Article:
Thursday, January 29, 2015

A beautiful poem

I am not a natural reader of poems.  I have always found that I need to hear somebody reading them to me before I really understand their rhythm.  But I have just been introduced by a poetry-writing friend to a poem by John Clare (1793-1864), one line of which has haunted me ever since.  It is the third line of the poem, and I have decided that it will be good to exercise my brain by trying to learn the whole, quite short poem.

The line is from a poem called simply “I am”, and here are its first three lines, written down, to my delight already, from memory:

I am, yet what I am none cares or knows;
My friends forsake me like a memory lost:
I am the self-consumer of my woes"

(I got a few words wrong!)

I don’t know why these lines swirl away in my mind as much as they do.  I suppose that this is one of the secrets of good poetry.  Its rhythms and its juxtapositions of oddly-assorted words lead us away from the everyday into some distant realm of the spirit. "I am the self-consumer of my woes" speaks to me in a way I don’t really understand, but simply feel.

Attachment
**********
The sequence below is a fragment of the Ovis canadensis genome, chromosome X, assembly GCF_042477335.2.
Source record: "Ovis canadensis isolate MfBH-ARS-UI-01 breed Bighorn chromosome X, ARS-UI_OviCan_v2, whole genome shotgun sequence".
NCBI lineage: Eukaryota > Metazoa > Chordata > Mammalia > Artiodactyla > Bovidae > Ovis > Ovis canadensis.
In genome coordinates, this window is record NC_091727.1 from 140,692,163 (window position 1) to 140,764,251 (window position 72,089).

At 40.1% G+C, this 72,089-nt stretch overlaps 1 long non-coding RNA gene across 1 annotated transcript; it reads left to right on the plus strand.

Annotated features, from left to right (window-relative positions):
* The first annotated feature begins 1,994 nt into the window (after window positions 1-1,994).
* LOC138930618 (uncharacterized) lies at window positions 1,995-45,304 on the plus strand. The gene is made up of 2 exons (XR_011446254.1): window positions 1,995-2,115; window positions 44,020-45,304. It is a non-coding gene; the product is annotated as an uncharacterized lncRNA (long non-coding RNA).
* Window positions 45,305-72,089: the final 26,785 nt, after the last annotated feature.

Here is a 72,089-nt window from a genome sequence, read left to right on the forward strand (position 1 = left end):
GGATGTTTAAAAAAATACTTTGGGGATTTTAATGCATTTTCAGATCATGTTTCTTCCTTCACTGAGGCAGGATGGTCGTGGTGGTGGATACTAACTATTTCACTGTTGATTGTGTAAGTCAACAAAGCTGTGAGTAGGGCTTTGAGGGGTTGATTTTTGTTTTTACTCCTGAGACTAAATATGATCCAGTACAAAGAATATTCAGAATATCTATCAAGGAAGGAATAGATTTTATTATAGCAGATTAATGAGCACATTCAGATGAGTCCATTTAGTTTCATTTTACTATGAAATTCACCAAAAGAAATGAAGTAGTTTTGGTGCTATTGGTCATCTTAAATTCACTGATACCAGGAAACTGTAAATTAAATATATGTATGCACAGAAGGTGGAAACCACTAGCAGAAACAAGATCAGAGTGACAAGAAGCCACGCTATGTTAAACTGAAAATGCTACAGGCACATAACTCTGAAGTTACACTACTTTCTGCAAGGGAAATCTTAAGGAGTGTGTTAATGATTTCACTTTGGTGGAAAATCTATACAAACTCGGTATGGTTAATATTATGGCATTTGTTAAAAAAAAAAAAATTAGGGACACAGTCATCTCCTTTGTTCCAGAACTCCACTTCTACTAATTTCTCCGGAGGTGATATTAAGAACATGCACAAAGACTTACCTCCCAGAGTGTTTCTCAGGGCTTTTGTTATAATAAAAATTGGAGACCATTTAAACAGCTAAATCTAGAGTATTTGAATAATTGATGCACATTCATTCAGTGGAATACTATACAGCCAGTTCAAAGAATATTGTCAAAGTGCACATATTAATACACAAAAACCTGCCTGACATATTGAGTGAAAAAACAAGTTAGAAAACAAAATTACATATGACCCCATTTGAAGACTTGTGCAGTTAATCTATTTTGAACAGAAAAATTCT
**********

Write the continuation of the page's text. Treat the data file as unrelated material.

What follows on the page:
He was completely self-taught, working as a labourer in the fields to support his family, and then unhappily spent the last years of his life consigned to an asylum.  I have just discovered that “I am” was the last poem he wrote.  He must indeed have felt that his friends had forsaken him “like a memory lost”, so that he had to become “the self-consumer of his woes”. 

Reading about his life, and its unhappy ending, I can at last begin to understand the meaning of these lines

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